Kevin Smithson, operations director (designate), Jordans
Bill and David Jordan – sixth generation flour millers – started this business in the 1970s at Holme Mills, Biggleswade, and they are still actively involved and just as passionate about using 100% natural ingredients and minimal processing, which can make my job a bit of a challenge, but it’s what the Jordans brand is all about.
Our market is a lot more crowded now as everyone has jumped on the health bandwagon, but we are in a good position to capitalise on the surge of interest in traditional products like porridge and mueslis, which are going absolutely bananas at the moment. We’ve been talking about health and balanced nutrition for 30 years and it feels like the rest of the market has finally recognised the benefits too.
Having said that, we have to keep refreshing our brand if we want to stay relevant and maintain our price premium, so we have just launched a range of new products combining several ‘super foods’ like blueberries, almonds, oats and seeds in response to growing interest in the functional foods arena. As with all our products, only 100% natural though.
We also have another point of difference with our conservation grade oats, wheat and barley, which are supplied by 80 farmers who are audited and grow to a set protocol, which includes setting aside 10% of their land for wildlife. There is a slight on-cost to us as we guarantee a premium to the farmer, another reason why we need to maintain our premium position in the marketplace.
By the mid-1990s, Holme Mills, our heritage site, was bursting at the seams. It was working 24 hours a day, seven days a week, and with growth of 8-10% a year, there was no way we could handle everything at that factory anymore, we had to move some production to another site.
It was at this point that I joined as cereal production manager. We started cutting the turf at this site [at Market Garden Road] in December 1997 and it was up and running by August 1998. Over the next three years we transferred the cereals over from Holme Mills.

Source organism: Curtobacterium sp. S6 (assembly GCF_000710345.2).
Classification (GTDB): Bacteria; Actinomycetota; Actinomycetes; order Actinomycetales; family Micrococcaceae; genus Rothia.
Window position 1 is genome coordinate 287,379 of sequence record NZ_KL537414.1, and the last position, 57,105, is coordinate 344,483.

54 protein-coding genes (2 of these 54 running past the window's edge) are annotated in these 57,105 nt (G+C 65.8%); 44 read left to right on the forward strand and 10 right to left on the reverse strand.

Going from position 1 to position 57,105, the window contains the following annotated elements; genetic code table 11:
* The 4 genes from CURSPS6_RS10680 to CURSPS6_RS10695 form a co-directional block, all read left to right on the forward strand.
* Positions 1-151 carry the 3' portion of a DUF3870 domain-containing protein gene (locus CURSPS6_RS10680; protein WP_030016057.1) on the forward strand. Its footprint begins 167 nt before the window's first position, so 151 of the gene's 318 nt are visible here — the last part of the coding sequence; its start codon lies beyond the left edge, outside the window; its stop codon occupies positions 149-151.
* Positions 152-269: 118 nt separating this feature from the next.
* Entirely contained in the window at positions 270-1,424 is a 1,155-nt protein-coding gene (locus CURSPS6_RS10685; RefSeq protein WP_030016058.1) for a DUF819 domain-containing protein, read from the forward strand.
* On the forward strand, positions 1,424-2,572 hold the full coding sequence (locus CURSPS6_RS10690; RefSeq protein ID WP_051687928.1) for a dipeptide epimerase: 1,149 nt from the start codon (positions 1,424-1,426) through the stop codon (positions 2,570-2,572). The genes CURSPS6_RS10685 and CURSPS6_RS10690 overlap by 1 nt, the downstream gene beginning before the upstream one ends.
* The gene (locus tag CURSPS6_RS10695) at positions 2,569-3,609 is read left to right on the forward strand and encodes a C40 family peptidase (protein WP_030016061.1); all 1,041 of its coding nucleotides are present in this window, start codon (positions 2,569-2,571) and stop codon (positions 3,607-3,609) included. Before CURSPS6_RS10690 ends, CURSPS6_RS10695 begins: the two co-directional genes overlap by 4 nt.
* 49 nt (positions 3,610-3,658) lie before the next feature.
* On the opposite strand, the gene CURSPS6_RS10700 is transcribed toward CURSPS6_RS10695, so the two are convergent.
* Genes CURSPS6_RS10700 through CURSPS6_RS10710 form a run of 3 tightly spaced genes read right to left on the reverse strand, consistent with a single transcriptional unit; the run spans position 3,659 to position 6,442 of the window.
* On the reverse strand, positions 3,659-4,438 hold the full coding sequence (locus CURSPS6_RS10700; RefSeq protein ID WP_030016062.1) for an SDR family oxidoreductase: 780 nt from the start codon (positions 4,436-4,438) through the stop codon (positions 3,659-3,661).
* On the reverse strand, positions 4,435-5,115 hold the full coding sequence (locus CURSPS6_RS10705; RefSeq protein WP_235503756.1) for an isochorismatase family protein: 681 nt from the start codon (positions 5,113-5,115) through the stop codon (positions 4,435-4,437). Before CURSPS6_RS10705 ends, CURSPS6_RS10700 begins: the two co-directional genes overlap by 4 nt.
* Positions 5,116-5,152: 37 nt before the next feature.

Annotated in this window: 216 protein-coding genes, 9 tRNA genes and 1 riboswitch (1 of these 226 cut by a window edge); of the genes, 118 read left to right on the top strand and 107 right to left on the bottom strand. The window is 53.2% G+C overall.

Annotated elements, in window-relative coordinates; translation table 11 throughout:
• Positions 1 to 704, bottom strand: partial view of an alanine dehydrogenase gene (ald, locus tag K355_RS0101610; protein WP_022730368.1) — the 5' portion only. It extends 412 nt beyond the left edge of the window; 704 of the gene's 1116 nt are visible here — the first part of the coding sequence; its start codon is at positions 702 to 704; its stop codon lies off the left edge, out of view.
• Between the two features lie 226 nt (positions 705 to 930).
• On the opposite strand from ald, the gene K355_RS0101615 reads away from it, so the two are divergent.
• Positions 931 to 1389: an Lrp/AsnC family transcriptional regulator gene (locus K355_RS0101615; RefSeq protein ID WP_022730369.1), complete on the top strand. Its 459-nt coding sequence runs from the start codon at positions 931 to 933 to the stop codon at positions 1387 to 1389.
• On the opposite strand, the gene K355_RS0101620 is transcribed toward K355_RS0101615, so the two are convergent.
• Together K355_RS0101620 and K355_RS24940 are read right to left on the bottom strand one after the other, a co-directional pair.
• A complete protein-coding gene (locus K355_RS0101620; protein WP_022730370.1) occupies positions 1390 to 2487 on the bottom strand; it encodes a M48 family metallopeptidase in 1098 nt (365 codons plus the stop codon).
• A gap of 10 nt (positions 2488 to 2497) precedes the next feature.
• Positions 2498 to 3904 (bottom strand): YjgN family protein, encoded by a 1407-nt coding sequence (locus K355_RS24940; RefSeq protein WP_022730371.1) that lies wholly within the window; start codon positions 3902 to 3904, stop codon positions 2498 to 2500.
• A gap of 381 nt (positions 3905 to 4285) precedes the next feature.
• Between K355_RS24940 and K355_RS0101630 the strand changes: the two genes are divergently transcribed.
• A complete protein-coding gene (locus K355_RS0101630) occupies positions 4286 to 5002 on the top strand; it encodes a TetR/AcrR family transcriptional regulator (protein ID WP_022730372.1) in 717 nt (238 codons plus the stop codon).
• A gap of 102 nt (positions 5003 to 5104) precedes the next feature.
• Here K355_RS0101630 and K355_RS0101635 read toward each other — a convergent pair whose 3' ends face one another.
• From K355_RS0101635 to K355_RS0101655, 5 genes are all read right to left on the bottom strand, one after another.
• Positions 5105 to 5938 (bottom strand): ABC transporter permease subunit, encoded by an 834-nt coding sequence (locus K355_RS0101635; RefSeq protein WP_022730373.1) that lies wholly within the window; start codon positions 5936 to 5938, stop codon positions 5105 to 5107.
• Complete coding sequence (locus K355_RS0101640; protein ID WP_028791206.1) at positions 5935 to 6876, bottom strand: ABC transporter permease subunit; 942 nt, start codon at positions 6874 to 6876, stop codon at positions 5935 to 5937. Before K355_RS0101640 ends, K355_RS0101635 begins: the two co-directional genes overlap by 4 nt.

As it was coming up to the year 2000 and everyone was panicking about the Millennium bug, we reviewed our ERP (enterprise resource planning) system to see if it would be compliant. We decided to install a new one, which I and the project team drove, but also took the opportunity to do some business process re-engineering. Simplification of processes, clarification of responsibilities and clear measures and audit protocols were key deliverables.
Shortly after that, the quality team started to report to me, and then 18 months ago, I inherited operations. Today, I look after manufacturing across the business and have responsibility for raw material expediting, packaging (purchase and expediting), planning, and our new warehousing facility and automatic data collection system.
Jordans has three manufacturing sites today: Holme Mills (where we make snacks and bars – around 3,000t a year); here at Market Garden Road, where we make breakfast cereals – over 1M packs a week); and the Normandy Lane site, where we handle new product development and produce intermediates – extrusions which go into Frusli bars or Country Crisp.
The big project now is called ‘stratos’ internally, which is rolling out our automatic data collection system and material movements across all three sites, and coincides with the switch to a new 11,612m2 warehouse across the road. We had been operating out of a rented site across town, but 18 months ago, we took the decision to work with Tay Group, which is based in Letchworth, to build and run a new warehousing facility for raw materials and finished goods. This saves 10,000 trailer movements a year across Biggleswade. The new site is also geared to deal with a 24:7 operation, unlike the old one, which means we can schedule deliveries to the factories on a JIT (just in time) basis, dramatically reducing our factory stockholding.
The new data capture system pulls off data from shop floor equipment and uploads it to the central IT system. We’re also barcode scanning raw materials and finished goods moving through our supply chain, which gives us real-time information and complete pallet traceability.